Aka Earl L. Bell
Newspaperman and Author
Born February 11, 1895, Augusta, Georgia
Died March 26, 1972, Richmond County, Georgia (probably Augusta)
Earl Leaston Bell was born on February 11, 1895, in Augusta, Georgia. I believe the original spelling of his name was Earle, a name that could easily have been turned into "early bell" by friends and schoolmates. Bell's father was a life insurance agent. Ironically he died while Bell was a young man, leaving him to provide for his mother and two sisters. As early as 1917, when he filled out his draft card, Earle L. Bell was working as a newspaper reporter on the Augusta Herald. He may very well have spent his career in his native city as a newspaperman. However, that didn't prevent him from submitting stories to pulp magazines beginning in February 1924 with "Doctor DeBruce" in Weird Tales. Other Bell stories included "The Moon of Doom" in Amazing Stories Quarterly (Winter 1928), "The Young Old Man" in Amazing Stories (Sept. 1929, reprinted in Amazing Stories in Oct. 1962, and in Science Fiction Adventure Classics, Winter 1970), and "The Land of Lur" in Weird Tales (May 1930). Bell was an early reader of Weird Tales. The first of his four letters printed in "The Eyrie" showed up in the third issue of the magazine, in May 1923. Bell was later the author of "Sighs the Southwind" an essay in A Southern Sampler (1943) and the book The Augusta Chronicle: Indomitable Voice of Dixie, 1785-1960 (1960) with Kenneth C. Crabbe. Bell died on March 26, 1972, probably in the city of his birth.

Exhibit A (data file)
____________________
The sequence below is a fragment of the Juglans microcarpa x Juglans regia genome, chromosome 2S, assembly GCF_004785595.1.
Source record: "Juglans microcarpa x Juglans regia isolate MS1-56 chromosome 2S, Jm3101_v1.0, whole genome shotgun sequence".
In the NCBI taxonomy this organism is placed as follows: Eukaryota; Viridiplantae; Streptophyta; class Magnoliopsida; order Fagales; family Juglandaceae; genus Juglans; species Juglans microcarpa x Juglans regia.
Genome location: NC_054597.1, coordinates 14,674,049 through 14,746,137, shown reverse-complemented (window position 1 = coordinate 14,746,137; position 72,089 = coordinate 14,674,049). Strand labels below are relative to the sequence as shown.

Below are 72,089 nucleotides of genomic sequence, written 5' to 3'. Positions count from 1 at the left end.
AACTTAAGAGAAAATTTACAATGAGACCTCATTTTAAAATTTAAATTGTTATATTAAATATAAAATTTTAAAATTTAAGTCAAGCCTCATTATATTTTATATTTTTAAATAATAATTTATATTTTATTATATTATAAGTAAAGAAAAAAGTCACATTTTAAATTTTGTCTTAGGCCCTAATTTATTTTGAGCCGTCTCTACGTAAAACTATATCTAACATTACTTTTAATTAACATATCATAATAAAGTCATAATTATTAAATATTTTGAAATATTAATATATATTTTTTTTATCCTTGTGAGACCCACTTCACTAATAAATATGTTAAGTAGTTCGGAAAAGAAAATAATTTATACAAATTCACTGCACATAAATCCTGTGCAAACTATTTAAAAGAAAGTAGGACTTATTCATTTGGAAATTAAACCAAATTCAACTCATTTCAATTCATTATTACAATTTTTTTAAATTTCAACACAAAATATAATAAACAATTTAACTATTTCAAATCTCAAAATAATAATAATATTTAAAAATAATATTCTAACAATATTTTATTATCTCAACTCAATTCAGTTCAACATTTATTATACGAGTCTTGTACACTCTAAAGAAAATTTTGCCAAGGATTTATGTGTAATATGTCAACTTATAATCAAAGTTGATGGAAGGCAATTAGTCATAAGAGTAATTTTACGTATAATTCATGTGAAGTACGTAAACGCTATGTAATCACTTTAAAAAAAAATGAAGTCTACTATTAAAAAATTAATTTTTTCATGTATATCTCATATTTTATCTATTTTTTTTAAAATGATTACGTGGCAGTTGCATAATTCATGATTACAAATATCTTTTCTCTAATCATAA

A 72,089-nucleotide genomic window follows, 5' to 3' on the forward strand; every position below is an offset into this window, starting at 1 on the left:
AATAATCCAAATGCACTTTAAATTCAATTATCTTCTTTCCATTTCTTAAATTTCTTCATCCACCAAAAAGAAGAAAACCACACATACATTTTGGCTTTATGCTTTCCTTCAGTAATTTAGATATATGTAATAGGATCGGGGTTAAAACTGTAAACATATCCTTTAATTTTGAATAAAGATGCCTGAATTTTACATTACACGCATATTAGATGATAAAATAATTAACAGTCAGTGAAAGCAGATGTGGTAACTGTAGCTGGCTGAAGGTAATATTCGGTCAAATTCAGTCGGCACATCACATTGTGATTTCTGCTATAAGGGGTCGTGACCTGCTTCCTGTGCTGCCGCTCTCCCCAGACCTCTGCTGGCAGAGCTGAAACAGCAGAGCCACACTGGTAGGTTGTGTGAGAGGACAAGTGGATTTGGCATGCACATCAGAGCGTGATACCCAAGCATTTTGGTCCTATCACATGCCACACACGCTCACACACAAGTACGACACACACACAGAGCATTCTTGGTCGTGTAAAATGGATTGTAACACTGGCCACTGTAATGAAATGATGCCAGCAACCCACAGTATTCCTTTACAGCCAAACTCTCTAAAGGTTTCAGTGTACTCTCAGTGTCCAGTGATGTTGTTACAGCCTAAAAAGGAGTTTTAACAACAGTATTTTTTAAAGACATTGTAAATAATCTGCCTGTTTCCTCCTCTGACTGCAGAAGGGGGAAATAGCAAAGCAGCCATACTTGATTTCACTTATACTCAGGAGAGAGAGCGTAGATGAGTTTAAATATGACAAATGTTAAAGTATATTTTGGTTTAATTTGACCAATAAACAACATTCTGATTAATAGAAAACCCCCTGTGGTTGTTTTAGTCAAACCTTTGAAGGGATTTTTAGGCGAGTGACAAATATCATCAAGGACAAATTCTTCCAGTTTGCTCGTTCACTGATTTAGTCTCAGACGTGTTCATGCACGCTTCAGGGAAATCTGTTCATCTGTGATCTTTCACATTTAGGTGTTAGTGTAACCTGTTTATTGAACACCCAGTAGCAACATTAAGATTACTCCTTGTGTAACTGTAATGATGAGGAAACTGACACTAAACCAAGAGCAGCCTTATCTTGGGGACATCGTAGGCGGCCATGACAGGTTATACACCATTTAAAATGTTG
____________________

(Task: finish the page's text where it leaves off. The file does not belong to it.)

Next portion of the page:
Earl Leaston Bell's Stories and Letters in Weird Tales
Letter to "The Eyrie" (May 1923)
"Doctor DeBruce" (Feb. 1924)
Letter to "The Eyrie" (July 1926)
"The Land of Lur" (May 1930)
Letter to "The Eyrie" (May 1938)
Letter to "The Eyrie" (Oct 1938)
I'm afraid I don't know of any further reading on the life or work of Earl Leaston Bell.
|Earl Leaston Bell's first story for Weird Tales appeared in this issue, February 1924, just in time for the author's 29th birthday. The cover art was by R.M Mally.|
|In his next appearance, Bell found his name listed on the cover with art by C.C. Senf.|
|Bell's name made the cover of Science Fiction Adventure Classics in the winter of 1970 with a reprint from four decades before. The cover art by Frank R. Paul was also a reprint.|